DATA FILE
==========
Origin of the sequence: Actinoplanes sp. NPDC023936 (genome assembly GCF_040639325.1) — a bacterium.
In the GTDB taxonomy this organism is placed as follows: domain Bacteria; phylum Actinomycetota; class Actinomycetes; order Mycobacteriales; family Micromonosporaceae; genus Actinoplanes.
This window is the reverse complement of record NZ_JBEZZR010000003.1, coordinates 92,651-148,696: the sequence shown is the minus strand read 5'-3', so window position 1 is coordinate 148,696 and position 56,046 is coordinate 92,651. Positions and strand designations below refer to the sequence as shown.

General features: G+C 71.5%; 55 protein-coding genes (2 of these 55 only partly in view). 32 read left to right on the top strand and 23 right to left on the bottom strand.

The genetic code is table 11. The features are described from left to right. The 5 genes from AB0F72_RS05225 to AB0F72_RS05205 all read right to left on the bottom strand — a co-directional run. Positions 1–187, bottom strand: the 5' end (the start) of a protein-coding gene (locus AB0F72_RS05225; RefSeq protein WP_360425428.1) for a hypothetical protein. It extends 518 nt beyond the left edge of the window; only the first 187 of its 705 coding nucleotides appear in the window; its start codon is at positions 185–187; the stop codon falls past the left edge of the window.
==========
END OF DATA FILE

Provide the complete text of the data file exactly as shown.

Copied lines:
Origin of the sequence: Actinoplanes sp. NPDC023936 (genome assembly GCF_040639325.1) — a bacterium.
In the GTDB taxonomy this organism is placed as follows: domain Bacteria; phylum Actinomycetota; class Actinomycetes; order Mycobacteriales; family Micromonosporaceae; genus Actinoplanes.
This window is the reverse complement of record NZ_JBEZZR010000003.1, coordinates 92,651-148,696: the sequence shown is the minus strand read 5'-3', so window position 1 is coordinate 148,696 and position 56,046 is coordinate 92,651. Positions and strand designations below refer to the sequence as shown.

General features: G+C 71.5%; 55 protein-coding genes (2 of these 55 only partly in view). 32 read left to right on the top strand and 23 right to left on the bottom strand.

The genetic code is table 11. The features are described from left to right. The 5 genes from AB0F72_RS05225 to AB0F72_RS05205 all read right to left on the bottom strand — a co-directional run. Positions 1–187, bottom strand: the 5' end (the start) of a protein-coding gene (locus AB0F72_RS05225; RefSeq protein WP_360425428.1) for a hypothetical protein. It extends 518 nt beyond the left edge of the window; only the first 187 of its 705 coding nucleotides appear in the window; its start codon is at positions 185–187; the stop codon falls past the left edge of the window.